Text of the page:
An Orlando Sentinel investigation of 54 criminal driving cases for pedestrian accidents in Orange, Lake, Seminole and Osceola counties found that the driver usually received little or no jail time.
“The sentences are horrendous,” pedestrian advocate Jamie McWilliams, 52, of Ocoee, who lost son Justin in a 2002 hit-and-run pedestrian crash told the Orlando Sentinel. She successfully lobbied the Florida Legislature in 2006 for a tougher law, the Justin McWilliams Act, which stiffened penalties for hit-and-run. “It really screams, ‘We don’t care about your loved one.’”
From 2007 through 2012, 5,700 pedestrians have been struck in Orange, Osceola, Seminole and Lake counties, including 333 who were killed and 889 who suffered what police call “incapacitating injuries.”
In the vast majority involving deaths or incapacitating injuries, pedestrians were found at fault: They walked into traffic, but in one of every five cases, police thought the drivers were at least partially at fault, according to the Orlando Sentinel review.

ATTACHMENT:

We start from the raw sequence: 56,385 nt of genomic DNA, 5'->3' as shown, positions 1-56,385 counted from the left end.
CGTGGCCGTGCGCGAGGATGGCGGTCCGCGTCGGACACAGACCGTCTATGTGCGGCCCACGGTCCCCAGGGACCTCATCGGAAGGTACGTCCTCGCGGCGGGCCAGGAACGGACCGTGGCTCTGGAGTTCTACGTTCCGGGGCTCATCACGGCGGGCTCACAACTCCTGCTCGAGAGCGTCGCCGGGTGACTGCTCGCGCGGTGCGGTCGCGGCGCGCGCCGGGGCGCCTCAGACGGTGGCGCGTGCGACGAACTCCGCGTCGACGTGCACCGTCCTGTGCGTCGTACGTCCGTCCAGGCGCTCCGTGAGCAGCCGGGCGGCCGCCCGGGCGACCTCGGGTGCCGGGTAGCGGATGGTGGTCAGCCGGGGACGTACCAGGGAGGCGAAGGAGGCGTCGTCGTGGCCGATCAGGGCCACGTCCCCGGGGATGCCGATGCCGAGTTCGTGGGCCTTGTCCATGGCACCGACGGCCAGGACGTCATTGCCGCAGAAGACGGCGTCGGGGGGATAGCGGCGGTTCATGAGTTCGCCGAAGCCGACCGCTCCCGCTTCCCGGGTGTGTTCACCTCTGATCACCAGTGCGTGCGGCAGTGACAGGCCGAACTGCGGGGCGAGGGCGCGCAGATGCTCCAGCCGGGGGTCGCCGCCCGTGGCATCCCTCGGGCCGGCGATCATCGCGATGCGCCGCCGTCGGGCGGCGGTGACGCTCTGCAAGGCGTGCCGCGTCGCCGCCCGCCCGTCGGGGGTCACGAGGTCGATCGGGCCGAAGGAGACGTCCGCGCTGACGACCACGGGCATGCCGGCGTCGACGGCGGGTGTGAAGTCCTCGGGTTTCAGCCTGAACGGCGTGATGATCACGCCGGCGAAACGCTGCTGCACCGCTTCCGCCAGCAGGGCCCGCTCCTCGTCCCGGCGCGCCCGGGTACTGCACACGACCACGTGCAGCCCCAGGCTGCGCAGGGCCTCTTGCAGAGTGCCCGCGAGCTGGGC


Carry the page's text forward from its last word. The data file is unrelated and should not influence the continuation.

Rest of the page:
Florida is a comparative negligence state where the jury has to balance issues of driver and pedestrian liability in deciding a case.
Generally drivers of a motor vehicle have a duty to exercise reasonable care in the operation of the vehicle, and failure to do so is considered negligence. Some common factors of driver negligence are:
A pedestrian has a duty to exercise reasonable care as well.
Some of the most common factors of pedestrian negligence include:
Though the Orlando Sentinel article showed that criminal charges tend to be weak, victims may pursue the maximum compensatory and punitive damages in a personal injury or wrongful death civil suit to help recover from their injuries. Pedestrian traffic regulations are laid out in Florida Statutes, section316.130. If you or someone you know has been injured due to a negligent driver, an experienced personal injury law firm like Vanguard Attorneys can help protect your rights. Contact us for a free case evaluation.